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Emergency moratorium resolution public hearing

After deciding on Monday morning to proceed with the process of considering an emergency moratorium, on Monday evening the commissioners held a public hearing in the high school auditorium, which was almost filled to capacity.  Commissioner Alice Stevenson presented the resolution and explained her reasons for introducing it, basically reinforcing the 14 points included in the resolution and explaining that it was the cumulative effect of the total that amounted to an emergency. She also explained the lengths she went to to ensure that the public was properly notified. The resolution and other supporting documents can be read on the county website

After Commissioner Stevenson’s introduction, for nearly 5 hours the commissioners took public testimony, rotating 5 speakers for the resolution, 5 neutral and 5 against, although after the first two rounds there was no one speaking neutrally. Kathy Rinaldi, VARD’s executive director, made the first statement in support of the moratorium, which can be found on our website – just click on What’s New on the home page

The comments by those in support of the resolution tended to focus on how rampant growth necessitated a pause to get better tools in place, before irreparable damage was done to the county and its residents.   It was also pointed out that 6 months was not very long, especially with a 4-5 month backlog in processing development applications, and would not constitute much of a brake on development.  Those opposed to the resolution contended that the moratorium would be catastrophic to the local economy and hurt landowners in the process of selling their land.  There were many comments about property rights and some accused the commissioners in support of the resolution of being socialists and/or fascists.  Many remarks were made to the effect that if there was a problem then it was the commissioners’ job to fix it and that the moratorium was somehow indicative of laziness or lack of leadership on their parts.  Although some argued that there were no problems facing the county when it came to development, many acknowledged that the findings in the resolution were true but questioned whether there was a less drastic way to address the problems.  Those speaking in support of the resolution were outnumbered by those in opposition, who seemed to represent many in the process of subdividing land and the “old guard” of county government.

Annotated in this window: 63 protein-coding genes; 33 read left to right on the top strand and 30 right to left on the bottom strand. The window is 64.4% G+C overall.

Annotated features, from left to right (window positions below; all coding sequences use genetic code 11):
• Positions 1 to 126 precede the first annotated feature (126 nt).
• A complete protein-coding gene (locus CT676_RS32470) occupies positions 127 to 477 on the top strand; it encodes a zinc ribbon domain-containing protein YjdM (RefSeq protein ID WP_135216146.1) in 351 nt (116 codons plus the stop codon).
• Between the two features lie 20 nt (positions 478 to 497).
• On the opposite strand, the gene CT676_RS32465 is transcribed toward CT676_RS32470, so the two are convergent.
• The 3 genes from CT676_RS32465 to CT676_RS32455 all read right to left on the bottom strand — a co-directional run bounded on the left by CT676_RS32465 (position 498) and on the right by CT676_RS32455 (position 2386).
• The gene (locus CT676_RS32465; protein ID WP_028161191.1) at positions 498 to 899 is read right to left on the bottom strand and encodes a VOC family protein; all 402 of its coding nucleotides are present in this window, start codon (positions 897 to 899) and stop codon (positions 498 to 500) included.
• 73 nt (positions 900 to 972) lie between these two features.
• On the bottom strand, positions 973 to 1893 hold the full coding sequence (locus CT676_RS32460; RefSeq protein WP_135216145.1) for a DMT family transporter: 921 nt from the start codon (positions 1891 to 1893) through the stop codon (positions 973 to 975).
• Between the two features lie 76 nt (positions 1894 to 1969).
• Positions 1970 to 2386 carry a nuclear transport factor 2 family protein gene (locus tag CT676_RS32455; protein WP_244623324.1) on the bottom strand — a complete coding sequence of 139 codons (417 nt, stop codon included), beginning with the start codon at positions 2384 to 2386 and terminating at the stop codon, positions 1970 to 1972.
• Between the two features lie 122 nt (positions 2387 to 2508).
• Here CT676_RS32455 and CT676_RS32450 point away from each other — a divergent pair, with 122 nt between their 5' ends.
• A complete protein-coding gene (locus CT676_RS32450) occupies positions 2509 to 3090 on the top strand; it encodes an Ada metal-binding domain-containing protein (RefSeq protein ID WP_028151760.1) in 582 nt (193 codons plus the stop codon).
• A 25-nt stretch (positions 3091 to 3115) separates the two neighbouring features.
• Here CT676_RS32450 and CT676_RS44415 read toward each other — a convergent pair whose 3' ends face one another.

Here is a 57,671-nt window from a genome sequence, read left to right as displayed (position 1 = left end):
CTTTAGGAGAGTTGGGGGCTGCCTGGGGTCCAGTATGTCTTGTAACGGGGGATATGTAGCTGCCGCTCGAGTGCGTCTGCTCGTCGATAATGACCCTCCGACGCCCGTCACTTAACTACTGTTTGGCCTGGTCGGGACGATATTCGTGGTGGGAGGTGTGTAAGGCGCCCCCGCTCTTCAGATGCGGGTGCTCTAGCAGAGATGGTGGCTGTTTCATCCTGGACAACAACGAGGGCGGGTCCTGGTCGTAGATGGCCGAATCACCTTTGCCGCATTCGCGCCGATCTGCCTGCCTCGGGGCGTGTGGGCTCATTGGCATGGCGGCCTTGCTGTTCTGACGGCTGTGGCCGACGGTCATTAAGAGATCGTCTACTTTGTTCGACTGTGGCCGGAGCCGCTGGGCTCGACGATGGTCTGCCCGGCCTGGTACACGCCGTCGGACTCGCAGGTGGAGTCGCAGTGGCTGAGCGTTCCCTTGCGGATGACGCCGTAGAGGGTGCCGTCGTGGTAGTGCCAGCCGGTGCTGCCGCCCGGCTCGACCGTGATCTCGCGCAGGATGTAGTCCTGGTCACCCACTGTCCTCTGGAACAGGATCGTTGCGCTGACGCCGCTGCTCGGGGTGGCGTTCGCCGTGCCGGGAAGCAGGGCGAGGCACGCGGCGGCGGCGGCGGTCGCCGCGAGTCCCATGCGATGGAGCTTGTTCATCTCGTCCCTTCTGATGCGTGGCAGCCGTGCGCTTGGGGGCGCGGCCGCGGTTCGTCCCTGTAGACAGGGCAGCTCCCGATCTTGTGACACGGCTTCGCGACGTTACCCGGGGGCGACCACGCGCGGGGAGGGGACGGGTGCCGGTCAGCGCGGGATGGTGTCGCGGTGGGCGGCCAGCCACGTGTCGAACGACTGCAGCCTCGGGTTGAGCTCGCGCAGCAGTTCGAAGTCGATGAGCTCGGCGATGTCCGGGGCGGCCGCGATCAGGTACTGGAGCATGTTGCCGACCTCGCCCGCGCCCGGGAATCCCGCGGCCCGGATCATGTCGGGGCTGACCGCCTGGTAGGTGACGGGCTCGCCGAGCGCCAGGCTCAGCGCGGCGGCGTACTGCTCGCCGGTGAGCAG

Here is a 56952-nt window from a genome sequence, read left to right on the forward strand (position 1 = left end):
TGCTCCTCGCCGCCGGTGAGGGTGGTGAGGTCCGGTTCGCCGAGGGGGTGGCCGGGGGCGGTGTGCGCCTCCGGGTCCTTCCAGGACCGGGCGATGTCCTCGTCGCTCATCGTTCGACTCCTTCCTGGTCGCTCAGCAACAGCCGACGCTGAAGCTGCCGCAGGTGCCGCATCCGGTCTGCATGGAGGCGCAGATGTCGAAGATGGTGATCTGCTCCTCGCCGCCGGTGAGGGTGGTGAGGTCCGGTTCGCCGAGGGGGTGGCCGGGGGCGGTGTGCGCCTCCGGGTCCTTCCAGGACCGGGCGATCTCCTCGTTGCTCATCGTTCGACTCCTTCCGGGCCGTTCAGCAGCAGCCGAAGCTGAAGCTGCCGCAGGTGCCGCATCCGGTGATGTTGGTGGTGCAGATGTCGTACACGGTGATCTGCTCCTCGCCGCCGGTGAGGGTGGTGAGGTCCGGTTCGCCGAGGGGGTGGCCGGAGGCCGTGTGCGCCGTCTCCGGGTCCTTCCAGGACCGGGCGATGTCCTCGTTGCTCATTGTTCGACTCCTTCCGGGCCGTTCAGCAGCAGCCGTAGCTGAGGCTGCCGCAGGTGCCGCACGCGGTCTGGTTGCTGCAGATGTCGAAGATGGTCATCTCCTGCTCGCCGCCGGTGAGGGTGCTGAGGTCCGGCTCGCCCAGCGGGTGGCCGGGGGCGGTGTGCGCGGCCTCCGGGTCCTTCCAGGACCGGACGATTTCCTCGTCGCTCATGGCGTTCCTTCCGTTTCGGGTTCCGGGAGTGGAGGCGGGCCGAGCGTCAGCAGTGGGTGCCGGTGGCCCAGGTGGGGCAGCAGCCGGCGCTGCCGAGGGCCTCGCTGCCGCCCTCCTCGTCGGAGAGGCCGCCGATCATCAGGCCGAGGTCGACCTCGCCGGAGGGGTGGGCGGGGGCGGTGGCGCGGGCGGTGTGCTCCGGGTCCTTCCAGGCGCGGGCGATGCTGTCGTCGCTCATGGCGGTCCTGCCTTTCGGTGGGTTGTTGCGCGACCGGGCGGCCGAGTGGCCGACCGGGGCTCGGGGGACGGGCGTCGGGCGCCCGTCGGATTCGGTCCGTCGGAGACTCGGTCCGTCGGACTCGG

After the public comment period the commissioners deliberated among themselves with Chairman Larry Young beginning by explaining how he had tried to address the mounting issues facing the county without a moratorium but had been opposed at every turn.  He said that he had proposed fee increases for more staff and the suggestion had been opposed . He also said that there had been a moratorium in 1993 that no one even remembered anymore and property values had gone up, not down as people had predicted then and were predicting now.  He answered those who had been arguing against the moratorium on the basis of it creating instability by saying that the main source of instability is the county’s allowable densities under the PUD ordinance, which the P&Z commission has acknowledged is flawed. 

Commissioner Mark Trupp spoke passionately against the resolution saying that there was no emergency and challenged both Larry Young and Alice Stevenson with quotes from their campaign literature asserting that using the emergency process to make this decision did not constitute open government.  He kept referring by name to specific people who stood to have land sale contracts jeopardized by the moratorium. 

Mark Trupp made a motion to reject the emergency moratorium resolution, which was seconded by Chairman Young to bring to a vote and failed. Alice Stevenson then proposed amendments to the resolution removing conditional use permits from the moratorium and pending applications in the cities areas of impacts.  There was some confusion as amendments were discussed and the planning administrator and county attorney weighed in.  The county attorney, Bart Birch, did not agree with the moratorium and said he did not feel comfortable defending it in court. However, it should be said that moratoriums have been used extensively in Idaho and none have been successfully challenged. Attorney and Teton Valley Alliance representative Sean Moulton indicated that the county should expect a legal challenge.

Shortly before 1am the resolution was passed by a vote of 2-1 with Mark Trupp dissenting.


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